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Solace

Address: 406 E. 64th Street, at 1st Ave.

Phone: 212.750.0434

Cuisine: American Nouveau
Scene: Upper Eastsiders
Hours: Dinner, Mon-Sun, 5:30pm-11pm; Lunch, Mon-Fri, 11am-3pm; Brunch, Sun 11am-3pm.

First Bite Impressions:
Simply inconsistent
Don’t Miss Dish: Salt Cod and Gnocchi Ragout

Don’t Bother Dish: Bay Shrimp and
Chorizo Risotto, Proscuitto Wrapped Pork Tenderloin

Price
: Appetizers, $11; Entrees, $25.
Restaurant Girl Rates:
6 for food, 6 for atmosphere

Reservations: Accepted & recommended for prime-time.

Tucked into a quiet railroad-style nook on Manhattan’s Upper East Side, modestly emerges the modern American Solace.  Unlike most restaurants that razzle dazzle us to garner attention, husband-and-wife duo, David & Mary Regueiro have instead set out to lull their “suburban” clientele.   

Decor
The space is simple, perhaps to a fault: creamy leather banquettes wind their way around the edges of the dark wood beam-accented minimalistic dining room, all washed in a subdued glow.  And then there’s the view to the back garden, which drastically contrasts with the all too grown-up interior.  Beyond French doors leading out to a back garden, lay a flurry of Pellegrino-branded umbrellas that hover over your basic beer garden-type furniture, and left me wondering if Solace was in cahoots with the sparkling water brand.  Unfortunately, it was raining so we were relinquished to the indoors, where we sat among grown-ups to dine on an eclectic menu that spanned the continents.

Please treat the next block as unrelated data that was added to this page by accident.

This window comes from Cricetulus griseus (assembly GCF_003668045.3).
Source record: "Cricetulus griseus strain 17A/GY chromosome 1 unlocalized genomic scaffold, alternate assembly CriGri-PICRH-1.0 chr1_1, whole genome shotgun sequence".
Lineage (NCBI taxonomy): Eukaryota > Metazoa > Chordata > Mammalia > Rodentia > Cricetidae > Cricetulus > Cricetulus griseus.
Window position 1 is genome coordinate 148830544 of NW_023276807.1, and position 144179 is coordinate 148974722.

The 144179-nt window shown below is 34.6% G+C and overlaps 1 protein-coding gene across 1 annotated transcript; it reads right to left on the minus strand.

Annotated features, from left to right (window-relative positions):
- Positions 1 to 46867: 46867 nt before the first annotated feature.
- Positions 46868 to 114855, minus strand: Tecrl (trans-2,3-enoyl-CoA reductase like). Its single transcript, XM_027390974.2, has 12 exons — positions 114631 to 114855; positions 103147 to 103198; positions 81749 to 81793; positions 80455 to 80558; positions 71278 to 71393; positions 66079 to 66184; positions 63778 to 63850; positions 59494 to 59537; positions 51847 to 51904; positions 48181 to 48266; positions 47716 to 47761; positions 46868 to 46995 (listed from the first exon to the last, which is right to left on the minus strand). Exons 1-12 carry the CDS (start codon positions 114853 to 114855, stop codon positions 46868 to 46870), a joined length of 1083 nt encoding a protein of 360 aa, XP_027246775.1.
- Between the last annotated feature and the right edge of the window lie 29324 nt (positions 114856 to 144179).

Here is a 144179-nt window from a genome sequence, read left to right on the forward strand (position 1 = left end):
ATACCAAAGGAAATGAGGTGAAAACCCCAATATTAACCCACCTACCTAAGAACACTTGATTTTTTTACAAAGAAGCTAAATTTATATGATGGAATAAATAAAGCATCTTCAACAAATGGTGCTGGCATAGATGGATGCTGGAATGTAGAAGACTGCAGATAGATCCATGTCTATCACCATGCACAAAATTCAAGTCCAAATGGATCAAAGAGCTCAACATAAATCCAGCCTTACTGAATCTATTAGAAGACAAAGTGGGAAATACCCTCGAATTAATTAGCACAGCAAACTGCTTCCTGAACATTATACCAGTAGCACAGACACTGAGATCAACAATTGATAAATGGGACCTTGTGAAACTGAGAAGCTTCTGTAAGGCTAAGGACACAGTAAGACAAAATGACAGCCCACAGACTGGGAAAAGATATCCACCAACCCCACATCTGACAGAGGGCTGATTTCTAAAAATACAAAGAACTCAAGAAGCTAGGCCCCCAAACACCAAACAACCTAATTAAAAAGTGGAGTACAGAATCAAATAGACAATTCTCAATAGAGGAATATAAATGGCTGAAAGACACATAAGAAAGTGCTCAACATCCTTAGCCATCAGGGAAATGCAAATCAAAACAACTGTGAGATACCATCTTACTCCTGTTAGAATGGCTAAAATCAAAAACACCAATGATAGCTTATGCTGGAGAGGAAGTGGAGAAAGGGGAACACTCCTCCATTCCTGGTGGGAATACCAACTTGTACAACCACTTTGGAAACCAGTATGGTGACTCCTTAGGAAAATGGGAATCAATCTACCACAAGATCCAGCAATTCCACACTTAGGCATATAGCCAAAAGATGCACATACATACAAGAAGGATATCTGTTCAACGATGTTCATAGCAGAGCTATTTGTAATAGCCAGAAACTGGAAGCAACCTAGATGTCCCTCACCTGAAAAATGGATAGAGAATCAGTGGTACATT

Menu
An eclectic hodgepodge of Italian, French, American and raw bar offerings, the menu is diverse and somewhat random: poached pacific coast oysters, an eggplant , goat cheese and tomato terrine, And of course, there are the standard-issued, featuring seared salmon, roasted chicken, sirloin and grilled fishes.

Food
The menu is unequivocally & unfortunately, hit or miss.  We landed on some well-executed dishes; a chunky tuna tartare finished with mango, chile, and a faintly sweet soy sauce; properly briny Rhode Island oysters, excellently matched with an inventive cucumber & apple mignonette.  Better still, was a sea cod & gnocchi ragout – a truly transporting dish that jetted us off to Provence with an impeccably doughy gnocchi, bathed in a fresh bath of salty capers, olives and just-plucked san marzano tomatoes.  Don’t get me wrong: there are some excellent dishes to be had, they’re just scattered amidst too many mediocre ones.

The bay shrimp in a chorizo risotto were outright fishy and its supposed lobster butter saucing untraceable.  Then there was the wildly unremarkable & dried-out pork tenderloin, cloaked in an even drier prosciutto alongside overcooked mission figs.  Warm apples sandwiched between a thick pastry sandwich disturbingly evoked visions of McDonald’s baked “apple pie” pocket- not in a good way.

Solace results in a simultaneously serene & yet dull dining experience with too few notables and not enough ambiance to constitute a dining draw.  But if you live in the neighborhood and have gotten your hands on a babysitter, it’s nothing to turn your nose up at.  Hey, the al fresco Sunday brunch is worthwhile.  If nothing else, the pleasant resurfacing of Joseph Scalice, once March (most recently Nish’s) wine director, is a plesant & ironic one at a BYO.  Still, it’s not bad for the ‘burbs.

Until we eat again,
Restaurant Girl
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